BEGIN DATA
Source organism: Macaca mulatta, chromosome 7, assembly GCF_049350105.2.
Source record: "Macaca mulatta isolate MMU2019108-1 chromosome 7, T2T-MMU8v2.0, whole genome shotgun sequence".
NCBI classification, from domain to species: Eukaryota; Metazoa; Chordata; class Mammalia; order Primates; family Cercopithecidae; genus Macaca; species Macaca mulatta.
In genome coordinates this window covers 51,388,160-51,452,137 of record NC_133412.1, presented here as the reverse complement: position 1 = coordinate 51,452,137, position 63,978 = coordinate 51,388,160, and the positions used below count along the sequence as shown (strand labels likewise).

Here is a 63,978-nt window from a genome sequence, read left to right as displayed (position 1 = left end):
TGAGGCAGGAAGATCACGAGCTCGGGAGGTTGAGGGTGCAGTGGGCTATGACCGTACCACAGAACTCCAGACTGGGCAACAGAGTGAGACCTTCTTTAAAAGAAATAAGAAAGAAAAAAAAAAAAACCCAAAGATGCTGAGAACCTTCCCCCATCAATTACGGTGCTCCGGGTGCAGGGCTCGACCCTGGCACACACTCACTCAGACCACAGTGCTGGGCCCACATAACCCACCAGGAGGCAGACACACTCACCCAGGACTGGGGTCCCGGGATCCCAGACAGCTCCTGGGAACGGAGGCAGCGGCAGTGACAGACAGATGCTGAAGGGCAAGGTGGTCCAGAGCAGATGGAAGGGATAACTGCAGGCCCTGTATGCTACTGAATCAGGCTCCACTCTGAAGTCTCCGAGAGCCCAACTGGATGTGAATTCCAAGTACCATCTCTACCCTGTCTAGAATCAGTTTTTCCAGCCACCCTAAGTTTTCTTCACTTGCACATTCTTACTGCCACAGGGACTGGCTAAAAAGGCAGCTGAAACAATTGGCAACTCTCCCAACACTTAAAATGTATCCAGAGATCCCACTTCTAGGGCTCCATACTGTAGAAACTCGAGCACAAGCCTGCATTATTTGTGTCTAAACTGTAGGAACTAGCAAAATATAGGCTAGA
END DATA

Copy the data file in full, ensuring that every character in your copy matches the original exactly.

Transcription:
Source organism: Macaca mulatta, chromosome 7, assembly GCF_049350105.2.
Source record: "Macaca mulatta isolate MMU2019108-1 chromosome 7, T2T-MMU8v2.0, whole genome shotgun sequence".
NCBI classification, from domain to species: Eukaryota; Metazoa; Chordata; class Mammalia; order Primates; family Cercopithecidae; genus Macaca; species Macaca mulatta.
In genome coordinates this window covers 51,388,160-51,452,137 of record NC_133412.1, presented here as the reverse complement: position 1 = coordinate 51,452,137, position 63,978 = coordinate 51,388,160, and the positions used below count along the sequence as shown (strand labels likewise).

Here is a 63,978-nt window from a genome sequence, read left to right as displayed (position 1 = left end):
TGAGGCAGGAAGATCACGAGCTCGGGAGGTTGAGGGTGCAGTGGGCTATGACCGTACCACAGAACTCCAGACTGGGCAACAGAGTGAGACCTTCTTTAAAAGAAATAAGAAAGAAAAAAAAAAAAACCCAAAGATGCTGAGAACCTTCCCCCATCAATTACGGTGCTCCGGGTGCAGGGCTCGACCCTGGCACACACTCACTCAGACCACAGTGCTGGGCCCACATAACCCACCAGGAGGCAGACACACTCACCCAGGACTGGGGTCCCGGGATCCCAGACAGCTCCTGGGAACGGAGGCAGCGGCAGTGACAGACAGATGCTGAAGGGCAAGGTGGTCCAGAGCAGATGGAAGGGATAACTGCAGGCCCTGTATGCTACTGAATCAGGCTCCACTCTGAAGTCTCCGAGAGCCCAACTGGATGTGAATTCCAAGTACCATCTCTACCCTGTCTAGAATCAGTTTTTCCAGCCACCCTAAGTTTTCTTCACTTGCACATTCTTACTGCCACAGGGACTGGCTAAAAAGGCAGCTGAAACAATTGGCAACTCTCCCAACACTTAAAATGTATCCAGAGATCCCACTTCTAGGGCTCCATACTGTAGAAACTCGAGCACAAGCCTGCATTATTTGTGTCTAAACTGTAGGAACTAGCAAAATATAGGCTAGA